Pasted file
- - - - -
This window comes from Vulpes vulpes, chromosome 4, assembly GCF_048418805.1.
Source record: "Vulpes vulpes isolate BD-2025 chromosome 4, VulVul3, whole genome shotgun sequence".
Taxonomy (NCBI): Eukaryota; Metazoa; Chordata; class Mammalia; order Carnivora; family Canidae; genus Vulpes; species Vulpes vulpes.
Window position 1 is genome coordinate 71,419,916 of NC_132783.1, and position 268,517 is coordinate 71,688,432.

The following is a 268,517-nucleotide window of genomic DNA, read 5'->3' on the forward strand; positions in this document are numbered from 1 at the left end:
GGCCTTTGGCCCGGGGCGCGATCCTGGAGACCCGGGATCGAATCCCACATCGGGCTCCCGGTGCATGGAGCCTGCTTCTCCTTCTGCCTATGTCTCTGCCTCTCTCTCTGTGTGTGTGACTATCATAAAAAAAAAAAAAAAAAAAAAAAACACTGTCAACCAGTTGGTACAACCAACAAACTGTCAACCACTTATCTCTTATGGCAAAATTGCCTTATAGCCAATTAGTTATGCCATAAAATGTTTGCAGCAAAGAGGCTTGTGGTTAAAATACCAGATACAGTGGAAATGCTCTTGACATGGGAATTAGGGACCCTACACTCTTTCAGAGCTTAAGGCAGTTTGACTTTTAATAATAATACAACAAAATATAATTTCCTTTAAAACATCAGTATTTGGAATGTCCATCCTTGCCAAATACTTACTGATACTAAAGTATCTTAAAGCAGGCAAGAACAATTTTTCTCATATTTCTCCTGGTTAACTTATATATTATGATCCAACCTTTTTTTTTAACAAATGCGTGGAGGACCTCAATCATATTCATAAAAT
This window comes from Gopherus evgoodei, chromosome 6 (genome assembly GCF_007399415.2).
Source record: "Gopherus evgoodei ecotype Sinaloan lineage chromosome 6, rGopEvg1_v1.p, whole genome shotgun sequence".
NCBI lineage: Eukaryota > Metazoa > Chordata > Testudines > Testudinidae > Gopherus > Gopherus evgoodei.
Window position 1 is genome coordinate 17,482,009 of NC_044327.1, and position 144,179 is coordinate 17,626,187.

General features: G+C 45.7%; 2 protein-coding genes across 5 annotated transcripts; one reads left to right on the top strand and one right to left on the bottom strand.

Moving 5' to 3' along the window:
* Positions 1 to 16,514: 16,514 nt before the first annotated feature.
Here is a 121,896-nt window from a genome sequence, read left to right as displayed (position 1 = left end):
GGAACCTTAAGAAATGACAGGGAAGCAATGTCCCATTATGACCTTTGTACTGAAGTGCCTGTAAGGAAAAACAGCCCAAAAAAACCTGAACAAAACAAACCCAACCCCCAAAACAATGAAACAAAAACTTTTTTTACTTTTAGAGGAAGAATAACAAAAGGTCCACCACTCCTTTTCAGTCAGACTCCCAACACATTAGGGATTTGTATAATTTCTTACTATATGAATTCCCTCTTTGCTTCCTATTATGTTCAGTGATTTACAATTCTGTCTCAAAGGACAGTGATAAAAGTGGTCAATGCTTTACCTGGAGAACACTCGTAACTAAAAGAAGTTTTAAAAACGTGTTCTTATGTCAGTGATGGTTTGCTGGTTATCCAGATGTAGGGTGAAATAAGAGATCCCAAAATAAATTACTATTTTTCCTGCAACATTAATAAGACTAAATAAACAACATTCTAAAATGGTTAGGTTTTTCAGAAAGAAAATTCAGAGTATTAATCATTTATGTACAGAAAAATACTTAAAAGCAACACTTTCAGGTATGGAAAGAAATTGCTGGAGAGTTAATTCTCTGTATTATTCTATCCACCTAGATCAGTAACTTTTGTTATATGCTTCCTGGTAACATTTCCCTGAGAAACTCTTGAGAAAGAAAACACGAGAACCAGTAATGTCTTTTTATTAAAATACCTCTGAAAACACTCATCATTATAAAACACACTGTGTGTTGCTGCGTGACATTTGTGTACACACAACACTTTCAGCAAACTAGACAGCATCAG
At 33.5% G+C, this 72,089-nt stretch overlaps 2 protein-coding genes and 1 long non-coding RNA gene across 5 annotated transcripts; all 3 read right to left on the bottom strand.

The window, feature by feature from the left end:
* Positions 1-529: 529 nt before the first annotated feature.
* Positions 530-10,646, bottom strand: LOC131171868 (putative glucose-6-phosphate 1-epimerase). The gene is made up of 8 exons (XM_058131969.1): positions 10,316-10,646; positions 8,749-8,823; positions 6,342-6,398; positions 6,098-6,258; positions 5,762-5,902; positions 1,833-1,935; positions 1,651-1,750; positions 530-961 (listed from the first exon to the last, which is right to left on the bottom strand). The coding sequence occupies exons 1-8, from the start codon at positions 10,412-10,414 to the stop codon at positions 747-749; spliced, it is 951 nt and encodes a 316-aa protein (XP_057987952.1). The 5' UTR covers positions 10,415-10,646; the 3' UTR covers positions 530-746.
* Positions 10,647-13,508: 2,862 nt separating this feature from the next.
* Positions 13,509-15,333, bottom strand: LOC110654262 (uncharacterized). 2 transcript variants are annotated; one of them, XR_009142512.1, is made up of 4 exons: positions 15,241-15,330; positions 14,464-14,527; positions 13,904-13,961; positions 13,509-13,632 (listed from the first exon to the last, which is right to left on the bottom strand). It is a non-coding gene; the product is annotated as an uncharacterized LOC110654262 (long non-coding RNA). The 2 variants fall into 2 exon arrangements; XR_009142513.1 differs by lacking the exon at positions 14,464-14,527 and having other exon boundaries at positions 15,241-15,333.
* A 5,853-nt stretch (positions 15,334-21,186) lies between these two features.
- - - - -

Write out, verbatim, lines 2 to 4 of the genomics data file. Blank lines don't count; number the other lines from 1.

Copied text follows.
Source record: "Vulpes vulpes isolate BD-2025 chromosome 4, VulVul3, whole genome shotgun sequence".
Taxonomy (NCBI): Eukaryota; Metazoa; Chordata; class Mammalia; order Carnivora; family Canidae; genus Vulpes; species Vulpes vulpes.
Window position 1 is genome coordinate 71,419,916 of NC_132783.1, and position 268,517 is coordinate 71,688,432.